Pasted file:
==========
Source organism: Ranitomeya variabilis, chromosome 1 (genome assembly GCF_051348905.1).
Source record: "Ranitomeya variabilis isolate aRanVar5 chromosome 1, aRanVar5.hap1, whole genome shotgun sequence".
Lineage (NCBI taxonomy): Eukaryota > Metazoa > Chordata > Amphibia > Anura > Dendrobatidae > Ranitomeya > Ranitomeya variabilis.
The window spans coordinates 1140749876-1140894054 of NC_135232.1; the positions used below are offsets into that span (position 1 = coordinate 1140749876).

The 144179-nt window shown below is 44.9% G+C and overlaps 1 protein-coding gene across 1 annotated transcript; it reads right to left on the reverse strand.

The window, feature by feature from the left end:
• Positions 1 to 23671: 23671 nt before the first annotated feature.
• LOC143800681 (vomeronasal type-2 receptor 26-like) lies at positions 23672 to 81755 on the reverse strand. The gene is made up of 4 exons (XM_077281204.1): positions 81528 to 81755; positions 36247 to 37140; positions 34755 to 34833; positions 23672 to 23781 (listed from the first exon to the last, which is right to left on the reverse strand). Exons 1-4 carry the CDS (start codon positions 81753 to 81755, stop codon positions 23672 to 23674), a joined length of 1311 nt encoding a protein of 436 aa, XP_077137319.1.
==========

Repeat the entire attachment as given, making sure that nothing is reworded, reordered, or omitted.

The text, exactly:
Source organism: Ranitomeya variabilis, chromosome 1 (genome assembly GCF_051348905.1).
Source record: "Ranitomeya variabilis isolate aRanVar5 chromosome 1, aRanVar5.hap1, whole genome shotgun sequence".
Lineage (NCBI taxonomy): Eukaryota > Metazoa > Chordata > Amphibia > Anura > Dendrobatidae > Ranitomeya > Ranitomeya variabilis.
The window spans coordinates 1140749876-1140894054 of NC_135232.1; the positions used below are offsets into that span (position 1 = coordinate 1140749876).

The 144179-nt window shown below is 44.9% G+C and overlaps 1 protein-coding gene across 1 annotated transcript; it reads right to left on the reverse strand.

The window, feature by feature from the left end:
• Positions 1 to 23671: 23671 nt before the first annotated feature.
• LOC143800681 (vomeronasal type-2 receptor 26-like) lies at positions 23672 to 81755 on the reverse strand. The gene is made up of 4 exons (XM_077281204.1): positions 81528 to 81755; positions 36247 to 37140; positions 34755 to 34833; positions 23672 to 23781 (listed from the first exon to the last, which is right to left on the reverse strand). Exons 1-4 carry the CDS (start codon positions 81753 to 81755, stop codon positions 23672 to 23674), a joined length of 1311 nt encoding a protein of 436 aa, XP_077137319.1.